Opening Saturday, April 14:


For further information visit the Surrey Art Gallery website



antonia_hirsch_orbitas_2 antonia_hirsch_orbitas_3

January residency at Orbitas—workspace with a view.

Gold ruby glass: this glass comes completely clear, but contains gold that with the right temperature and duration turns red.

Here’s the “before” picture: kiln packed with test in the foreground.


Here the test later in the process… it’s not there yet, a cool red: keep holding at 700 degrees.


Proper gold ruby opening the kiln after the cool-down period:


“Beyond [gold ruby glass’] aesthetic qualities, there is an alchemical connotation: Since ancient Greek times, descriptions of the sorcerers’ stone agree that it was believed to be a red substance and the key to the transmutation of metals, principally the making of gold. Whoever discovered how to color glass red must have thought himself to be on the right track to attaining the ultimate goal of alchemy… Red glass of some sort was produced almost from the time that glassmaking began. Knowledge was gained and then lost, and while there were rediscoveries on several occasions, this glass does not seem to have been produced again until it was revived in Brandenburg in the late 1670s and 1680s. It is here, with the arrival of the alchemist, pharmacist, and glassmaker Johann Kunckel (1637?–1703) in early 1678, that the real story of gold ruby glass begins.”

Source: Corning Museum of Glass

Screen Shot 2017-09-12 at 12.04.47The Surplus Library on Affect & Economic Exchange will be part of this fantastic Reading Room organized by Wendy’s Subway for the Brooklyn Academy of Music’s Next Wave Festival. The illustrious list of extraordinary (in the true sense of the word) libraries: Aeromoto (Mexico City); Aleph B° (Beirut); Ashkal Alwan (Beirut); AND (London); at land’s edge (Los Angeles); Beta-Local (Puerto Rico); Bureau of General Services—Queer Division (New York); CC Catálogo Contemporáneo (Mexico City and other locations); Chimurenga Library (Cape Town); dispersed holdings (New York); Feminist Library on Wheels (F.L.O.W.) at the Women’s Center for Creative Work (Los Angeles); Free Black Women’s Library (New York); Fundación Alumnos47 (Mexico City); Interference Archive (Brooklyn); Los Angeles Contemporary Archive (Los Angeles); P A L / Pilipinx American Library (Queens); Parmer (Brooklyn); Press Press (Baltimore); Provisions Library: A Project for Social Change (Fairfax and Washington D.C.); Reanimation Library (Queens); The Surplus Library on Affect and Economic Exchange (Multiple Locations); Temporary Services (Chicago); Vancouver Women’s Library (Vancouver); Ulises (Philadelphia); Yale Union (Portland)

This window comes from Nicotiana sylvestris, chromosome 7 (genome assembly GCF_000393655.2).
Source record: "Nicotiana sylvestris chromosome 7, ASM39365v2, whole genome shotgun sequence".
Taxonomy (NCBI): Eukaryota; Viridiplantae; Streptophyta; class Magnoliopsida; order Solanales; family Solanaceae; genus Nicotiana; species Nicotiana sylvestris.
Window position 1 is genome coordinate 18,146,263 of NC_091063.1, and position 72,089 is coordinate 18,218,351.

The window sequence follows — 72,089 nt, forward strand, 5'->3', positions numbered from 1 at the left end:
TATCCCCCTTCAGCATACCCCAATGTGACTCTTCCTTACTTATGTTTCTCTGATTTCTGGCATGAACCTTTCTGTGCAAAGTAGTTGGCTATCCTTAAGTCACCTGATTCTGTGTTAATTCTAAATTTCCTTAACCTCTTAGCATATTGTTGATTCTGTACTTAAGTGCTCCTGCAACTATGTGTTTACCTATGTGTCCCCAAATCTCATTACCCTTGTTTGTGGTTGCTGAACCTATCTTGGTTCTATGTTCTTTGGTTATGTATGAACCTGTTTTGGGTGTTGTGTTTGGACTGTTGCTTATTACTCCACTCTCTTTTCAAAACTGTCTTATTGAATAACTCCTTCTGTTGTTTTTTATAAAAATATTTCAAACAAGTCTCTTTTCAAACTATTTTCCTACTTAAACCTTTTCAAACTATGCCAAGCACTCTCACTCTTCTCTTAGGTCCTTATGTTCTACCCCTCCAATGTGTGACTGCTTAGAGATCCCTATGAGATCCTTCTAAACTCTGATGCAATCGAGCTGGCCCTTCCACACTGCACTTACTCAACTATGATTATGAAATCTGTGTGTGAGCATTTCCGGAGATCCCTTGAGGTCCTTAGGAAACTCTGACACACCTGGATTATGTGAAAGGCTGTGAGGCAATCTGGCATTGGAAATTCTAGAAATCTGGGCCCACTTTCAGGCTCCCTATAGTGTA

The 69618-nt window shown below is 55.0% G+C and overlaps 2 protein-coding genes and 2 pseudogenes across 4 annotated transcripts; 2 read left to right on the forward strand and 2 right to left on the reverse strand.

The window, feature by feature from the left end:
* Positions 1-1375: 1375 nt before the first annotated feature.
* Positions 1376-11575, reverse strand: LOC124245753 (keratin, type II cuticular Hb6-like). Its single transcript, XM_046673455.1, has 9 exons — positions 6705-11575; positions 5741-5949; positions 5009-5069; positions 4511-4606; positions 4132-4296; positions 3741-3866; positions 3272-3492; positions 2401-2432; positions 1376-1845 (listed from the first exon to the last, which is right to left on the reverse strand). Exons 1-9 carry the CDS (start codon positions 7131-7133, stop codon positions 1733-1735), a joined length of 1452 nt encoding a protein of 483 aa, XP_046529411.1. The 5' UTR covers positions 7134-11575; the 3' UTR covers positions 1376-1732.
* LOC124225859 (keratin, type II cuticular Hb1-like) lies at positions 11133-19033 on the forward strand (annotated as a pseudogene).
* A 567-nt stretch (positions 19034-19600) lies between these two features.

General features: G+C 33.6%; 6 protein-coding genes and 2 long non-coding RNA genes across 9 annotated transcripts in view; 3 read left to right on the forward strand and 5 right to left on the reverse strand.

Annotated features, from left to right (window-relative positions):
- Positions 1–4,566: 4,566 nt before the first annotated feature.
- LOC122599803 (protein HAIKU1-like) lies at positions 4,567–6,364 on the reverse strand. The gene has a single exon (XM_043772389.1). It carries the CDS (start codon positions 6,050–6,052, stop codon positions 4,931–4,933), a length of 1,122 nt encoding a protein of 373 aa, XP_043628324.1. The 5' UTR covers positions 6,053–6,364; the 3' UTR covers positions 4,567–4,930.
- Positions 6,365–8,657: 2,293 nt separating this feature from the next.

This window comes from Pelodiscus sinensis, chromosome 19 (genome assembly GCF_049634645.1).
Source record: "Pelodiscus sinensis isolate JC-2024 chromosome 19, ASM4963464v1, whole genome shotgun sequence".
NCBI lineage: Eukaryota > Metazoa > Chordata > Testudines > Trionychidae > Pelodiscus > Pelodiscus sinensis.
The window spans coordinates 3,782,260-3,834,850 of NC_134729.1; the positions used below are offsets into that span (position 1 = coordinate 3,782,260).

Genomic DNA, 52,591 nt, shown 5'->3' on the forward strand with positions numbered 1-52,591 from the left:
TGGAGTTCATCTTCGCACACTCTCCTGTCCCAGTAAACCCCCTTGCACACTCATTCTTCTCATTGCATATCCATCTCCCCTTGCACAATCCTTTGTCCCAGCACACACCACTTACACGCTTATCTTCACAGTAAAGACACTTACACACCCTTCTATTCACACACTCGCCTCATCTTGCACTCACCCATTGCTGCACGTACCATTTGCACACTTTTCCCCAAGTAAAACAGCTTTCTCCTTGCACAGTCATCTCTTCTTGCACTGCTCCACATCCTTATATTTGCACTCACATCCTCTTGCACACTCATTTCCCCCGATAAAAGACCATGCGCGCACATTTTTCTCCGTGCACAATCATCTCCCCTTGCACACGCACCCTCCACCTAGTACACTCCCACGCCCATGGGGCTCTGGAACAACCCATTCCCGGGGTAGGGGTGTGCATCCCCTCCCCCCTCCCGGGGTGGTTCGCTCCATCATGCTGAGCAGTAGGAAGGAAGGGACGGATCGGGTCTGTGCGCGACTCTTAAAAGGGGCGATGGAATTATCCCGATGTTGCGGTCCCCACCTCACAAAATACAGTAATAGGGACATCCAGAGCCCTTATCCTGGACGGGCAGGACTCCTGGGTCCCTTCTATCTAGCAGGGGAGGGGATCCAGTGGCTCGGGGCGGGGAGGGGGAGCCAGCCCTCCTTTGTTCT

Check out the details here.


antonia_hirsch_glass_kiln_8-17Here we go again: another set of molds packed for kiln casting, awaiting their crucibles and glass.

IMG_0898More raw material: two cardiac pacemakers, the “Phoenix” a demo, the “Dialog II” the real (and used) thing.

raw_materialRaw material: black glass billet.

IMG_0885Next set of molds ready for the kiln!

bostonglobe(click here for the article)

Prop (verb vs noun)


A shot I took at the Museum of Cycladic Art in Athens in April that I can’t get out of my mind: perennial perplexities of display.

Persistence of Vision



I just realized… there is this sketch I made a couple of years ago and ended up putting aside. Compare with recently completed 16×9



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Getting to the core…

After the cool-down:



Form filled to the brim with black glass.



Glass drip frozen in mid-air…



The glass billets left a nice “imprint” in the crucible/funnel…



So you open the kiln and behold: none of the molds broke and the glass seems to have melted nicely into the forms. casting continues!



2hrs at 850° C when everything is glowing red hot, then venting the kiln to rapidly cool it down to 480° C. 40 more hours of cooling after which I’ll find out whether all this led to any interesting results—or not.



Here is the inside of the kiln. The forms at the bottom, buttressed with bricks and flower pots as crucibles with the black glass inside. Next: bringing these babies up to 850° C!


wax_stillOK, remember those plaster forms—with the wax iPhone still inside? What you’re seeing here is not a DIY distillery, it’s my not-so-fancy, but effective setup for steaming out the wax.